Mary Accompanies and Intercedes for Us 

Two millennia have come and gone since the Annunciation and the Wedding Feast of Cana, yet in and through the sacramental life of the Church the voice of Mary in the Scriptures still resounds in our hearts. Mary who joined the Apostles and the first followers of Christ in prayer, Mary who took part in the earliest celebrations of the Holy Eucharist (cf. AA 1:12-14; 2:42; St. John Paul II, Ecclesia de Eucharistia, №. 53), now is present with us whenever we gather for the Holy Sacrifice of the Mass. Mary is present with us, as we celebrate, not the wedding feast of Cana, but indeed the marriage feast of Christ and the Church, the Lamb and his Bride.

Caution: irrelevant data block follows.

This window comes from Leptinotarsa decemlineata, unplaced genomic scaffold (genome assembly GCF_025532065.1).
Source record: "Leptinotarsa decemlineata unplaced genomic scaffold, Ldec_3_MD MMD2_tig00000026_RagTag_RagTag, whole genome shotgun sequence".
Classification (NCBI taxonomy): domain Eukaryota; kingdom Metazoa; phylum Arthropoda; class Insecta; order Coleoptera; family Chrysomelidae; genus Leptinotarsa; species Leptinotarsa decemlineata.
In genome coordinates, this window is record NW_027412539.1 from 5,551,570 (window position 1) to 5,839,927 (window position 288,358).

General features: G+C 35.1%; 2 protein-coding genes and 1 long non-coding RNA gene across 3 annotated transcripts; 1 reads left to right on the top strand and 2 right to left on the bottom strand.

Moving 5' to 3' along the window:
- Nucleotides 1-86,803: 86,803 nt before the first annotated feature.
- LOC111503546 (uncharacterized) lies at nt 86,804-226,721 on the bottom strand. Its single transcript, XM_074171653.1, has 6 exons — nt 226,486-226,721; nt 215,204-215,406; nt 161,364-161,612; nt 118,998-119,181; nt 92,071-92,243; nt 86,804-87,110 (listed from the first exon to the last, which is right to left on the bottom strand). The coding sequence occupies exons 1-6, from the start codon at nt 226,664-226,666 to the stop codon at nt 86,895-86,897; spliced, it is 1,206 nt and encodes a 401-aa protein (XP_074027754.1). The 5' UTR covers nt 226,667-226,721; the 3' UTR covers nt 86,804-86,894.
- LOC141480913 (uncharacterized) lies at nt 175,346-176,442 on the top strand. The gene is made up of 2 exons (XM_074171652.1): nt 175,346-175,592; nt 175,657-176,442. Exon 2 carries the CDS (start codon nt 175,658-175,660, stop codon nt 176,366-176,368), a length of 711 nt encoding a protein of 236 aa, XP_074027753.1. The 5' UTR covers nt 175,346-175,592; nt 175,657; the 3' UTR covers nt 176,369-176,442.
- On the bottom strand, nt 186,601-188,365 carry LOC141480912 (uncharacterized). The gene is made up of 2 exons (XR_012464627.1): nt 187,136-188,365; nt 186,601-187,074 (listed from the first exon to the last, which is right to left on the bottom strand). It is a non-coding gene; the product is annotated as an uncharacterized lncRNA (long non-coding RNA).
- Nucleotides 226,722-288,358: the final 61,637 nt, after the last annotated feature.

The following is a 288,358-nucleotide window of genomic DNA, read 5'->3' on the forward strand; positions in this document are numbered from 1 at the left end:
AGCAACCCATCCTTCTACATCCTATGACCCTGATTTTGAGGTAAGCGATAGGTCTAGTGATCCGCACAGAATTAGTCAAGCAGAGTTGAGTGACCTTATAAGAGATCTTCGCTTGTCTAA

Just as Mary drew close to that couple in Cana in their hour of need, so too Mary draws close to us in our needs, both spiritual and material, and all of us, dear friends, have experienced Mary’s maternal love as we struggle to make our way through this “valley of tears”. Yet, Mary’s care for us is not that of an indulgent mother who secures for us whatever we ask of her, be it for weal or for woe. Rather, Mary’s love for us a deeply genuine, springing as it does from a heart so pure and obedient that it unlocked God’s boundless compassion for the entire human race. Mary is our spiritual mother, and as such, her greatest ambition for you and me is that we, like she, would turn our hearts towards the Lord, listen to him in love, and then, like the waiters in Cana of Galilee, ‘do whatever the Lord tells us to do.’ This surely includes obeying the Commandments in the spirit of the Beatitudes, but it also includes a docile acceptance of the vocation God has mapped out for us, and the crosses that come our way in the course of our daily lives.